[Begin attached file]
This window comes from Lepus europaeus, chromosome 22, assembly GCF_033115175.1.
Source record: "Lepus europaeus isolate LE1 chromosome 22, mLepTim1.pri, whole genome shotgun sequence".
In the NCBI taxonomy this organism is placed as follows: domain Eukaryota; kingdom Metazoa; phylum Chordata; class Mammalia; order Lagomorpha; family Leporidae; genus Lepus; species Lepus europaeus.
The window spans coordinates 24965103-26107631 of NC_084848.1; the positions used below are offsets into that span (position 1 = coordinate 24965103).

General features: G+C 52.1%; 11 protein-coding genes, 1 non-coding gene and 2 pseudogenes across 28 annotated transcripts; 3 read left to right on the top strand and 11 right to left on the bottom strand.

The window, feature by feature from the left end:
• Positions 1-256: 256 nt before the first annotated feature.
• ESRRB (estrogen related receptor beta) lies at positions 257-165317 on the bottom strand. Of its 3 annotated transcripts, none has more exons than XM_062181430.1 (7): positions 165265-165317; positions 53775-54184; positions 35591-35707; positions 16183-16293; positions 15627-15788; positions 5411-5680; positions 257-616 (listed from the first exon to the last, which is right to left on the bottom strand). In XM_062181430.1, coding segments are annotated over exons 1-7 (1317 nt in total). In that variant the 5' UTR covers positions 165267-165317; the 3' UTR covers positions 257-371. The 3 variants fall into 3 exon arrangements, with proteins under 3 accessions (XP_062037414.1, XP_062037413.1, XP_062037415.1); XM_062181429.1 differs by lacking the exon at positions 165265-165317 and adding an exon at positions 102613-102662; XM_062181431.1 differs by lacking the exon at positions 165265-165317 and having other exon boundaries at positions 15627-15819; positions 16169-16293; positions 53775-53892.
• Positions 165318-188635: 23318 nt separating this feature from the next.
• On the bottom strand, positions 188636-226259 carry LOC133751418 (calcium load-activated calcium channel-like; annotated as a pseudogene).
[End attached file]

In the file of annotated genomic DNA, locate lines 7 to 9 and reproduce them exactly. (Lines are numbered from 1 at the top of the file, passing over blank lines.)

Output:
• Positions 1-256: 256 nt before the first annotated feature.
• ESRRB (estrogen related receptor beta) lies at positions 257-165317 on the bottom strand. Of its 3 annotated transcripts, none has more exons than XM_062181430.1 (7): positions 165265-165317; positions 53775-54184; positions 35591-35707; positions 16183-16293; positions 15627-15788; positions 5411-5680; positions 257-616 (listed from the first exon to the last, which is right to left on the bottom strand). In XM_062181430.1, coding segments are annotated over exons 1-7 (1317 nt in total). In that variant the 5' UTR covers positions 165267-165317; the 3' UTR covers positions 257-371. The 3 variants fall into 3 exon arrangements, with proteins under 3 accessions (XP_062037414.1, XP_062037413.1, XP_062037415.1); XM_062181429.1 differs by lacking the exon at positions 165265-165317 and adding an exon at positions 102613-102662; XM_062181431.1 differs by lacking the exon at positions 165265-165317 and having other exon boundaries at positions 15627-15819; positions 16169-16293; positions 53775-53892.
• Positions 165318-188635: 23318 nt separating this feature from the next.